Desmond Tutu's Biography
He received his Higher Teachers Diploma in 1953 and the following year he gained a BA from the University of South Africa.
In 1955 Desmond Tutu married Leah Nomalizo Shenxane.
From 1958 to 1960 Tutu went to theological college. In 1960, he became deacon and then in 1961 priest of St Mary's College in Johannesburg.
Tutu held many positions in the Church including for much of the sixties and early seventies in England. Amongst his influences was the white opponent of apartheid, Bishop Trevor Huddleston.
Desmond Tutu became the first black Anglican Dean of Johannesburg in 1975.
In the ensuing years he became a prominent figure as a reformer and opponent of apartheid leading to the Nobel Peace Prize in 1984.
Desmond Tutu was elected Archbishop of Cape Town in 1986, and became the first black head of the Anglican Church in South Africa.
Archbishop Tutu held this crucial position during the period of reform undertaken by President De Klerk after he took office in 1989 including the release of Nelson Mandela.
After Mandela became President, he selected Archbishop Tutu to chair South Africa's Truth and Reconciliation Commission.
When the Commission reported it had a mixed reception - some people criticised it of being too cautious in its judgements, for example, of Winnie Mandela.
In recent years Desmond Tutu has not always steered clear of controversy.
In December 2004, Archbishop Tutu gave a speech, saying that black empowerment was benefiting an elite, and that 'kowtowing' within the African National Congress (ANC) was hindering democracy.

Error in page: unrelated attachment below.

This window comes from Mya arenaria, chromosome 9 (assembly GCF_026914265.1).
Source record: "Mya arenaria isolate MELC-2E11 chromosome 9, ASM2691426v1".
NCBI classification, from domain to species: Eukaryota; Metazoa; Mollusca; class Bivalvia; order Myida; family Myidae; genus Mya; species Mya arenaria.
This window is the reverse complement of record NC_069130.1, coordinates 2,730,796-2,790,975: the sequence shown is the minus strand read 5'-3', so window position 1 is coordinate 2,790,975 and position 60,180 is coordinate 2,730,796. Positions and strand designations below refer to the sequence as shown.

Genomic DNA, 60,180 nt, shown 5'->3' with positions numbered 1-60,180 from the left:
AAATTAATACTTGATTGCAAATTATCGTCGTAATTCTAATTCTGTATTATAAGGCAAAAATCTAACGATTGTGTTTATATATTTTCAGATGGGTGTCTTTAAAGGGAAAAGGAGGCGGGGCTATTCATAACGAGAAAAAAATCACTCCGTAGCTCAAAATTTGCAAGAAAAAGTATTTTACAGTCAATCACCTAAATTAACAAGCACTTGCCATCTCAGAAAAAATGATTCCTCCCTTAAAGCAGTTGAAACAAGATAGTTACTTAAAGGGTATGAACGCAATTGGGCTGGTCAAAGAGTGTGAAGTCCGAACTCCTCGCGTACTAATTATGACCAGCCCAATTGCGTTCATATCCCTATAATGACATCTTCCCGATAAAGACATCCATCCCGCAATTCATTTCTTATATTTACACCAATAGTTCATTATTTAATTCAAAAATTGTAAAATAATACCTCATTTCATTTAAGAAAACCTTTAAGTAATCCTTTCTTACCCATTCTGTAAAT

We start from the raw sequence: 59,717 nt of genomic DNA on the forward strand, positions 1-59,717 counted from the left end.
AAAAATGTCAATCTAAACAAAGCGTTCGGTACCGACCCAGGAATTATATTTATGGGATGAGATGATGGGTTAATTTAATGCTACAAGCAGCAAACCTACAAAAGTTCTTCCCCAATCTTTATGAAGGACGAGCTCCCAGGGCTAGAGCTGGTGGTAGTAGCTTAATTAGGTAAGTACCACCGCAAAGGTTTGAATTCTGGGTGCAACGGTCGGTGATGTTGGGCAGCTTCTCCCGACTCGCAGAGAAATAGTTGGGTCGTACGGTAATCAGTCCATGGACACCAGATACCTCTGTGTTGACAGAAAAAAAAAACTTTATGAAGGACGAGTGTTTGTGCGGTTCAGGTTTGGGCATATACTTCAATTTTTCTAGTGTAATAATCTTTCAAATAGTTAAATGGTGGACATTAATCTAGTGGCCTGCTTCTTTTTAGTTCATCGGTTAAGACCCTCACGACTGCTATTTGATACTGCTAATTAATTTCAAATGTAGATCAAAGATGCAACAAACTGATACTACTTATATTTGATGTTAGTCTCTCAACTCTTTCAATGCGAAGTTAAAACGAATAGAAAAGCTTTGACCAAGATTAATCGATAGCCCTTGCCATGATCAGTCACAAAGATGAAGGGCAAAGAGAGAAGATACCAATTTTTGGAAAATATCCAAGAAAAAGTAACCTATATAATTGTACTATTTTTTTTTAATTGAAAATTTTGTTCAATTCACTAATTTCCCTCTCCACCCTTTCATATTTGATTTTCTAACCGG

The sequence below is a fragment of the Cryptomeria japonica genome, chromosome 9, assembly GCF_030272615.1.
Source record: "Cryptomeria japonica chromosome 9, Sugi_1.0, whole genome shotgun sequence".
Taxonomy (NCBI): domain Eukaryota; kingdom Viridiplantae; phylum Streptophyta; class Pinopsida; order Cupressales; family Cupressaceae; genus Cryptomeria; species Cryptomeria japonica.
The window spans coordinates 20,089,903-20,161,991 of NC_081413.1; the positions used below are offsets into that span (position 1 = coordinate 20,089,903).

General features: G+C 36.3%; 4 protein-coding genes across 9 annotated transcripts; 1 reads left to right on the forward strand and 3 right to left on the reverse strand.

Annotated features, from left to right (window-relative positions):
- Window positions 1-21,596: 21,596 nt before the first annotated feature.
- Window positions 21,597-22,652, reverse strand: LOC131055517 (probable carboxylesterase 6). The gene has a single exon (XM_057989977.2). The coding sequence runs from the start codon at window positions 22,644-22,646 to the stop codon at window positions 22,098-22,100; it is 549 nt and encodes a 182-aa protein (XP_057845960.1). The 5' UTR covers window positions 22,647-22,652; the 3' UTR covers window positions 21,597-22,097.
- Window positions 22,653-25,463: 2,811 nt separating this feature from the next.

President Mbeki did not react well to the criticism, declaring:
"It would be good if those that present themselves as the greatest defenders of the poor should also demonstrate decent respect for the truth."
The row escalated when Tutu thanked Mbeki for calling him a liar, and, in a stinging barb, said that he would pray for the ANC government as he had done for its apartheid predecessor.
In October 2008 Desmond Tutu was so unhappy with the ANC that he told South Africa's Sunday Times if an election were to be held tomorrow, he would be sufficiently unhappy not to vote.
In December 2008, Archbishop Desmond Tutu told the BBC that using force should be an option to get rid of Zimbabwe's president Robert Mugabe.
In February 2010, The Independent reported that Archbishop Tutu has allowed scientists to decode his entire genetic make-up and to post it on the internet with those of three other southern Africans belonging to the Kalahari Desert Bushmen, or San people.
In October 2010, the BBC reported that Archbishop Desmond Tutu was stepping down from public life, to spend more time with his family and to watch more cricket.
He died in December 2021, aged 90.
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